Cherry Blossom Twin Journals made with Chiyogami Paper

Cherry Blossom Twin Journal handmade by bookbinder Ruth Bleakley from Chiyogami

I was surprised to find out last Friday that my very first outing as a newborn baby was visiting the cherry trees in Washington D.C. 🌸 “you don’t remember?” My dad teased…but maybe I do remember, in a way, because I’ve always been drawn to cherry blossom imagery like on this Japanese paper – did you know those famous cherry trees in our nation’s capital came from Japan?

Each year, the National Cherry Blossom Festival commemorates the 1912 gift of 3,000 cherry trees from Mayor Yukio Ozaki of Tokyo to the city of Washington, DC. The gift and annual celebration honor the lasting friendship between the United States and Japan and the continued close relationship between the two countries…In a simple ceremony on March 27, 1912, First Lady Helen Herron Taft and Viscountess Chinda, wife of the Japanese ambassador, planted the first two trees from Japan on the north bank of the Tidal Basin in West Potomac Park.

What a beautiful story! We had an enormous, 2 story tall flowering cherry tree in our yard when I lived on Cape Cod, watching the soft pink petals float down to the ground in the spring as the wind blew was so pretty. Tracking them into the house because they stuck to the bottom of your shoes wasn’t so pretty…don’t plant one right next to your front door!

Cherry and Plum Blossom Twin Journal Handmade By Ruth Bleakley with Japanese Chiyogami Paper Visiting the Chiyogami Store in Tokyo

Here’s me at the Chiyogami store in Tokyo called Sakura Horikiri (address 1 Chome-25-3 Yanagibashi, Taitō, Tokyo 111-0052, Japan) where I bought this paper – if you go here (or any other store that carries beautiful paper) here’s how to buy the paper: retrieve a sales associate by saying “Sumimasen” (excuse me) and then point to each of the papers that you want, indicating the number of sheets with your fingers. Good luck. It might also be a good idea to cue up a sentence on your google translate that says, “I would like to buy a lot of paper”, since I am pretty sure most people buy just 1-2 sheets at a time…not…fifty.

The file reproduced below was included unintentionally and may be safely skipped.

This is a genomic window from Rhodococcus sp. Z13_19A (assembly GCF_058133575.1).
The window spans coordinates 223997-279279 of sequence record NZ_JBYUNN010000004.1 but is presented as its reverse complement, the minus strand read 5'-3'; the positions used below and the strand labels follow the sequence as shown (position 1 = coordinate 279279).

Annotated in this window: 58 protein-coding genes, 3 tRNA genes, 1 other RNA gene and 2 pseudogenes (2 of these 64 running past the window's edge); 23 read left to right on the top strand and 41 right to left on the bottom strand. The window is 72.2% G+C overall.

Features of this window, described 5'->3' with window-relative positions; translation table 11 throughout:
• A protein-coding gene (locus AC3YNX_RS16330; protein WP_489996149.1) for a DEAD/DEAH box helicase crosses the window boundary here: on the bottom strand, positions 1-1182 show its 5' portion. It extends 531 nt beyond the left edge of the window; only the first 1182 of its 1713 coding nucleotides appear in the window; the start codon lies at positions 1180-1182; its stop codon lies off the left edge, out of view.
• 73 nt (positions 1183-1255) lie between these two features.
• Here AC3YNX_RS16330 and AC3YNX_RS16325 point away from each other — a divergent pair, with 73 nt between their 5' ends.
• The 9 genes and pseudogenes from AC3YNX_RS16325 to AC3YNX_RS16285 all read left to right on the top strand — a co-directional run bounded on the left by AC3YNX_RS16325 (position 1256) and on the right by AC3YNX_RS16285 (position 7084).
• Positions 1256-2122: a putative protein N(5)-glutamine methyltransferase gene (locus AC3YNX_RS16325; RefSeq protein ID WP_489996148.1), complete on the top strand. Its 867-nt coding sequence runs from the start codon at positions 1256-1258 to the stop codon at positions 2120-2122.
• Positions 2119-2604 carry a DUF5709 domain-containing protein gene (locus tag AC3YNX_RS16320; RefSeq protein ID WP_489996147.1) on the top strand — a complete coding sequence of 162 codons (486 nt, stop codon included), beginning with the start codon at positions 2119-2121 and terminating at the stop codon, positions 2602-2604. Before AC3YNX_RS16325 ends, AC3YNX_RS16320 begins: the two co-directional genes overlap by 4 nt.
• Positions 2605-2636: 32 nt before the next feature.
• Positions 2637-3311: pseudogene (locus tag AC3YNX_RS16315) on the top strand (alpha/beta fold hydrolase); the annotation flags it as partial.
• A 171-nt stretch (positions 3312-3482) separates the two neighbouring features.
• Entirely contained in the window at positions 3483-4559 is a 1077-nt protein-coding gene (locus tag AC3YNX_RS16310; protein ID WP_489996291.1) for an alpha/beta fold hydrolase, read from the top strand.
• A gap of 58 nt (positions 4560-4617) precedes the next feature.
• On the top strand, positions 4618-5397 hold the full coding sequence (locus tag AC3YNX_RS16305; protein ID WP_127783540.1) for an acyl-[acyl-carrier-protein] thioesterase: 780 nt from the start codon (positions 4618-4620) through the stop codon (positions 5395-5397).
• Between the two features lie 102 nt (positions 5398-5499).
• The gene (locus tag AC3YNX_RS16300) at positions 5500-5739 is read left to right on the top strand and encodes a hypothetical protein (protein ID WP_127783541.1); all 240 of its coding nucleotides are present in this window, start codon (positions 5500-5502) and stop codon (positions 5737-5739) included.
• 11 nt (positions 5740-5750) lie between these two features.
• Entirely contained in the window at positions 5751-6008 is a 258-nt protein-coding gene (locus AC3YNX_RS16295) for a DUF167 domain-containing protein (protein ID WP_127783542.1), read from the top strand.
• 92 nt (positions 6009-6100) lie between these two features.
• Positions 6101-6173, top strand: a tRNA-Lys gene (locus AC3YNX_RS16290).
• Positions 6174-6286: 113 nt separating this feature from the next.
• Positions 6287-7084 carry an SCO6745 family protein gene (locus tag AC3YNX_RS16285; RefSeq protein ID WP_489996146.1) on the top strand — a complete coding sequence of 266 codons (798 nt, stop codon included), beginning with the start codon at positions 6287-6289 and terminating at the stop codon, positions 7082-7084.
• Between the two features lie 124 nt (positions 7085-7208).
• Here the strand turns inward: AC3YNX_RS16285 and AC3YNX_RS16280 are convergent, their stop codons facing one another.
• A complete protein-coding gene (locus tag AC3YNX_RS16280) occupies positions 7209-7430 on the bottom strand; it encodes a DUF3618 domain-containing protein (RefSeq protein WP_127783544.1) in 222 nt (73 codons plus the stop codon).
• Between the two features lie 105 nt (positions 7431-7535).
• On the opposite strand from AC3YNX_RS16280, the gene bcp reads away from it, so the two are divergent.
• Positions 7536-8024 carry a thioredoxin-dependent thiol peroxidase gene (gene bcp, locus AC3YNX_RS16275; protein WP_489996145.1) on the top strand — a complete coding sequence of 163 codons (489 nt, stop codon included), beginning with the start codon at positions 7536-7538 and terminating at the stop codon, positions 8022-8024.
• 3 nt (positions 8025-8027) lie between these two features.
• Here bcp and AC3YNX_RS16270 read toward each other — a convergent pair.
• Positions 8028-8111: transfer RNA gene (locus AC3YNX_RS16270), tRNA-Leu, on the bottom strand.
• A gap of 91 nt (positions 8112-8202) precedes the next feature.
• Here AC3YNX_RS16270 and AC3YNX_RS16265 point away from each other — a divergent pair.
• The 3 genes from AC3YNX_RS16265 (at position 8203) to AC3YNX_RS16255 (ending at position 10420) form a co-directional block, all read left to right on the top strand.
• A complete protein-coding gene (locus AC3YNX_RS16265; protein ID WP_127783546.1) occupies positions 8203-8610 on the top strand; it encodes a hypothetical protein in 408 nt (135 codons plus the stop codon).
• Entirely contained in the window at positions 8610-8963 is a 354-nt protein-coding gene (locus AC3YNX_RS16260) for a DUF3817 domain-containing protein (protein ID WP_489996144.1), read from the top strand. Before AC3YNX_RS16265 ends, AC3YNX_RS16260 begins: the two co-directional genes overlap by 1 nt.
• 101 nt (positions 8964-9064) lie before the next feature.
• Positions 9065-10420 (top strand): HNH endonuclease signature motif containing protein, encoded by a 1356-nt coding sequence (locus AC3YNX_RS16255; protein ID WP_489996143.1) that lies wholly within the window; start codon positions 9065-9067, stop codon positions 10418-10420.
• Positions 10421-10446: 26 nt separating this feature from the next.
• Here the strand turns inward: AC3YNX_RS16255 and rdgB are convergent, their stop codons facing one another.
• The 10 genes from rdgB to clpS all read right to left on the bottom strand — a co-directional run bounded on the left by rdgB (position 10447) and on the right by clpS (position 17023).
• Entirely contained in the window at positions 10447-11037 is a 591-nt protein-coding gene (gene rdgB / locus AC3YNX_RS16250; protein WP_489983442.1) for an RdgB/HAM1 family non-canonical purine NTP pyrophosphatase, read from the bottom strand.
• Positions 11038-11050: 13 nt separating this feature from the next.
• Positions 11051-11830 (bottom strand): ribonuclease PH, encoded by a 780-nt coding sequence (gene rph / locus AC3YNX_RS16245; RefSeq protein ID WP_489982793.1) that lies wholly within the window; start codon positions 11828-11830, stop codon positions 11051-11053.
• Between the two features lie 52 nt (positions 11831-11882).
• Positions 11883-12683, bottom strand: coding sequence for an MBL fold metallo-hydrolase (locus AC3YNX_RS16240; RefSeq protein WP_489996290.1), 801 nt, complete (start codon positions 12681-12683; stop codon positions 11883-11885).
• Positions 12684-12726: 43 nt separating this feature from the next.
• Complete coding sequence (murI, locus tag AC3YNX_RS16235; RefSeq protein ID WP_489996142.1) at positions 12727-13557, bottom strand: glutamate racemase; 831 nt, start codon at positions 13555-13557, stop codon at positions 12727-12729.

ALSO THEY ONLY TAKE CASH! I just about had a heart attack when they rang up my enormous $$$ order only to figure out they don’t take card – we had to find an international ATM, get the money, and then return to the store. Totally worth it though!

If you don’t want to go through this process, you can also find Chiyogami on Amazon, these packs of five letter-sized 8.5″x11″ sheets are great for small projects and are about the same price as one larger sheet.

Cherry Blossom Journal handmade by bookbinder Ruth Bleakley - coptic stitch bookbinding



Cherry Blossom and Plum Blossom Twin Journals handmade by book artist Ruth Bleakley Cherry Blossom blank journal suitable for fountain pen made by Ruth Bleakley

I love the bright and vivid colors of Japanese Chiyogami paper, and unlike machine-printed decorative paper that we have here in the US, each sheet of Chiyogami is hand-printed with silkscreen techniques. That means that every color you see in the paper is a separate paint layer, including the background color, because the paper starts off white, and then each color is added one by one, drying in between each layer.

I have these listed in my etsy shop, you can see if they are still available here: Japanese Paper Journals

Here’s a video of a paper-maker creating yuzen chiyogami paper:

Cherry Blossom and Plum Blossom Twin Journals handmade by book artist Ruth Bleakley Colorful unlined blank art journals handmade by Ruth Bleakley - cherry blossom Cherry and Plum Blossom Twin Journal Handmade By Ruth Bleakley

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I also love Japanese paper. I believe the photo of the shop above is taken in the OZU WASHI store in Tokyo. I was there in November last year and I followed a workshop washi paper making. Lovely experience.


Thanks Peter! I didn’t get a chance to visit Ozu Washi, I am going to see if I can remember the name of the store pictured above, but it’s tough since I don’t speak Japanese! I will definitely make a note of Ozu Washi though, it looks lovely.


Oh Yes please, let me know the name of that store. That would be great. After all I’m going back to Japan in november this year. By the way, I love your work.


Hooray! I found it, it’s called Sakura Horikiri  

Address: 1 Chome-25-3 Yanagibashi, Taitō, Tokyo 111-0052, Japan

The paper is on the second floor, if I remember correctly – they are cash only!


I forgot to ask. I’m going back to Kyoto next november. Is it possible to visit the WAZOME KOGEI papermill ?


The Wazome Kogei papermill wasn’t set up for any retail sales and it didn’t seem like they were open to the public.


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